The collapse of the line was much more painful for the collective Soviet body than the collapse of the Soviet Union. With the loss of the queue people lost an important therapeutic ritual of self-acknowledgment which had been honed and polished over the course of decades and had become a daily necessity, like drugs for an addict. Then, suddenly, there were no drugs. The collective body experienced a terrible withdrawal: furious demonstrations under red flags began, evolving into desperate clashes with the police, the ridiculous attempt at the first coup, newspapers shrieking about an “American occupation of Russia,” the mass conversion of former communists to Russian Orthodoxy, and the creation of Committees for National Salvation from the Antichrist to Coca-Cola, etc. But all of this could not compensate for the loss of the line—the absinthian agony was too painful. The collective body grew smaller every day and, like some living Blob in a horror film, it frantically tried to figure out what else to transform itself into.
Its last incarnation was the Supreme Soviet of Russia. On September 21, 1993, Yeltsin dissolved the Collective Body. Hollywood-style convulsions began: red-brown goo oozed over the white marble of Moscow’s White House, crowd scenes sprang up, the area of the film shoot was solidly cordoned off. Soon, as the genre requires to terrify the viewer, the blob broke through the cordon. It dribbled into trucks and set off to capture the television station, probably wanting to burble to the whole world: Give us back our Queue!
On October 4 the third and last signal event in the life of the Collective Body took place. Several tank salvos put an end to its history. The wounded blob/monster was evacuated from the burned White House; the evacuation took the form of that very same queue. Not a small one either. Watching the holdout members of the Supreme Soviet file out of the White House, one’s heart sank. The era of the “Great Standing Masses” was departing, departing forever. Every departure, especially under the barrel of a gun and with hands raised, provokes nostalgia. You start remembering things. But not the number on your hand, not the elbows in your ribs, not the hysterical cries: “Only three per person!” You remember other things. Pleasant things.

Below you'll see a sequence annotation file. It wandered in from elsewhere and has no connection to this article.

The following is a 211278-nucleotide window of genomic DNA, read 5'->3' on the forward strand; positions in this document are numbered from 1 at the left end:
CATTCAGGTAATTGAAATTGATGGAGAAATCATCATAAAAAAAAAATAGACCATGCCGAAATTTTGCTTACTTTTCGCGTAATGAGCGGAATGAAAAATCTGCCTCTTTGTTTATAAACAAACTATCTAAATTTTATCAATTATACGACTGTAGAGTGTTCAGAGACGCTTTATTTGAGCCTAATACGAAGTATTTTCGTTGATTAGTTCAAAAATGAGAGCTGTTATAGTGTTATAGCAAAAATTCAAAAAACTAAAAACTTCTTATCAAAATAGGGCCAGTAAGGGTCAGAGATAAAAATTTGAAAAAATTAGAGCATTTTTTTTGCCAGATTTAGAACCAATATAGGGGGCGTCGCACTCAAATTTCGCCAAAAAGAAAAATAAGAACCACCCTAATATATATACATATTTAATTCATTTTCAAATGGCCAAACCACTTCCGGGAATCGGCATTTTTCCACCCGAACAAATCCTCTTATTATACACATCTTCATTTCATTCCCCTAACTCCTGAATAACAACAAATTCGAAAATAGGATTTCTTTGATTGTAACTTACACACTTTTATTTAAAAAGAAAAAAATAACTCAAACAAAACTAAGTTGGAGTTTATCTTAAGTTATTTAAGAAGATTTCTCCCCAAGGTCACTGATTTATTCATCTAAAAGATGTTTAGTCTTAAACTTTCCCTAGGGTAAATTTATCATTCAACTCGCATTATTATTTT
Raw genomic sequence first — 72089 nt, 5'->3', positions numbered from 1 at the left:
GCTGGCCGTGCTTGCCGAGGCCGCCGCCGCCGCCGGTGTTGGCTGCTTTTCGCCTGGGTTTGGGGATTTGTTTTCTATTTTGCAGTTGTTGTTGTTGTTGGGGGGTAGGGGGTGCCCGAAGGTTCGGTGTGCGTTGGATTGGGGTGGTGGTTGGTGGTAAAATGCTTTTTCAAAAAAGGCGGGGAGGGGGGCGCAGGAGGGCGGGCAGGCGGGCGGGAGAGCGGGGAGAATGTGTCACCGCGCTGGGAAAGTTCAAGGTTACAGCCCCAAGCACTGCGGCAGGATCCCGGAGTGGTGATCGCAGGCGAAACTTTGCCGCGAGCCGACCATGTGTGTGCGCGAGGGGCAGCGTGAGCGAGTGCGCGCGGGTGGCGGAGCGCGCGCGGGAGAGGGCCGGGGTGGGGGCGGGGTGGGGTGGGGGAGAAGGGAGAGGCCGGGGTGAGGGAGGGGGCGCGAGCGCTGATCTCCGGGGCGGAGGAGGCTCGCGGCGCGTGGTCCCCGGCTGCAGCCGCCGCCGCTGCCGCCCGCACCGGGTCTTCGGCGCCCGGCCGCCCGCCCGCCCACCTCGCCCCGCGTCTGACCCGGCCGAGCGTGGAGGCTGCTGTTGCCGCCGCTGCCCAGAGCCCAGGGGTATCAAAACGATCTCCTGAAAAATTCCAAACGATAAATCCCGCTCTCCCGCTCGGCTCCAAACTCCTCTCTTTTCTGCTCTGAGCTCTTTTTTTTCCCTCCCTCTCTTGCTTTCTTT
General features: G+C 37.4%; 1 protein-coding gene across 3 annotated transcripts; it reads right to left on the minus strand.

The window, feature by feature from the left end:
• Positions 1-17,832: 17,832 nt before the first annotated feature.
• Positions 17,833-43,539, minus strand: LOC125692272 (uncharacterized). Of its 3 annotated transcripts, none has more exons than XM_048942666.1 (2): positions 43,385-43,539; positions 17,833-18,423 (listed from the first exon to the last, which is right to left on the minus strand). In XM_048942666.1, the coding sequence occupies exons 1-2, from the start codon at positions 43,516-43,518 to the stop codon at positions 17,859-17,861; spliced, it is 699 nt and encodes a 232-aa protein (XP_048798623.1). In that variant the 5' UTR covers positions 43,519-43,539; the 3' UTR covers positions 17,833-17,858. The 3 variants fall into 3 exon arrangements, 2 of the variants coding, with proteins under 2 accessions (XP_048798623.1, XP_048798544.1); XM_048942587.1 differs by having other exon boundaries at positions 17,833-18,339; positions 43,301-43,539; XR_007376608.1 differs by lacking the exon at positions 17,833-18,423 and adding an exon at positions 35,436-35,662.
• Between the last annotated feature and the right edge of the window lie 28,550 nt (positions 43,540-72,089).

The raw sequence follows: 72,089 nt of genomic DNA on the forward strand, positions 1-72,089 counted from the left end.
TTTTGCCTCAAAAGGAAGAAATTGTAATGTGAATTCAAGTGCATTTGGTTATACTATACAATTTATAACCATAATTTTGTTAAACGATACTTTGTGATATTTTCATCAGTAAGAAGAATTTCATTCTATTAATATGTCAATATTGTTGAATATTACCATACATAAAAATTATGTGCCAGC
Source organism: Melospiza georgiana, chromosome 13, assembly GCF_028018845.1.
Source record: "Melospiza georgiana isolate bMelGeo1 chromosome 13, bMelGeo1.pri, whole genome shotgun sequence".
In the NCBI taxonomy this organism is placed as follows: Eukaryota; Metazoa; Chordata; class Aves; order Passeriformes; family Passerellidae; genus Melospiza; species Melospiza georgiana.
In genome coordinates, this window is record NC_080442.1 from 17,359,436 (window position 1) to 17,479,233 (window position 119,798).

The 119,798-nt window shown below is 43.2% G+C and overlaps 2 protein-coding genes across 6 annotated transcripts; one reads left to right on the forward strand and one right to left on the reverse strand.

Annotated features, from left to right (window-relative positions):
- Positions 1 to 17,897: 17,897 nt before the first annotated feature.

1971. The beginning of summer. Moscow is awash in poplar down. I’m fifteen years old. There’s an extraordinary event near our apartment on Lenin Prospect: the neighborhood store, Fish, has black caviar. There’s a small line, about a two-hour wait. I’m standing in it. My parents are away, on the Black Sea. I have a ton of money—forty rubles. For half this sum I can buy a kilo of caviar and treat my girlfriend Masha. About an hour and a half later I reach the counter, but some corpulent caviarphiles push me out of the line. One more minute and the death sentence will sound: “Boy,” someone will say, “you weren’t standing here.” But I’m saved by our neighbor, nicknamed Pear for the extraordinary shape of her body, which widens down below. With two swerves of her enormous ass she shoves the people at the head of the line and pushes me back to the counter.
“One kilo!” I exhale, thrusting forward my fist with the crumpled twenty rubles.
“Our norm is half a kilo!” the sweaty salesgirl brays at my face.
“Give him a fucking kilo, goddammit!” Pear shouts for the whole store to hear; turning to the line, she adds for appearance sake, a placating explanation: “They’ve got a regular infirmary at home! Everyone’s sick!” The salesgirl belligerently tosses two greasy paper packages at my chest. Each contains half a kilo of black caviar. Hugging them, I make my way out of the store and on to the street, turn the corner, and go up to Masha’s window. It’s open. A breeze flutters the curtain.
“Masha,” I call.
Masha appears. She’s wearing a sleeveless dress of light, silvery silk. I show her my trophies. Smiling, she taps a finger to her temple.
Soon we are sitting on the windowsill. Between us in a porcelain soup bowl is a mountain of black caviar. We eat it by the spoonful, wash it down with warm lemon soda, and kiss with salty lips….
Where is it all?
Where is the poplar down? Where is Masha? Where is the caviar?
Farewell to the Line.
Comrades, who’s last in the queue?
*The same sentence could be translated as “I stayed through the all-night mass,” or “I stood in line all night.”
Copyright Vladimir Sorokin. Published as an afterword to a new edition of The Queue (New York Review Books). Translation copyright 2008 by Jamey Gambrell. All rights reserved.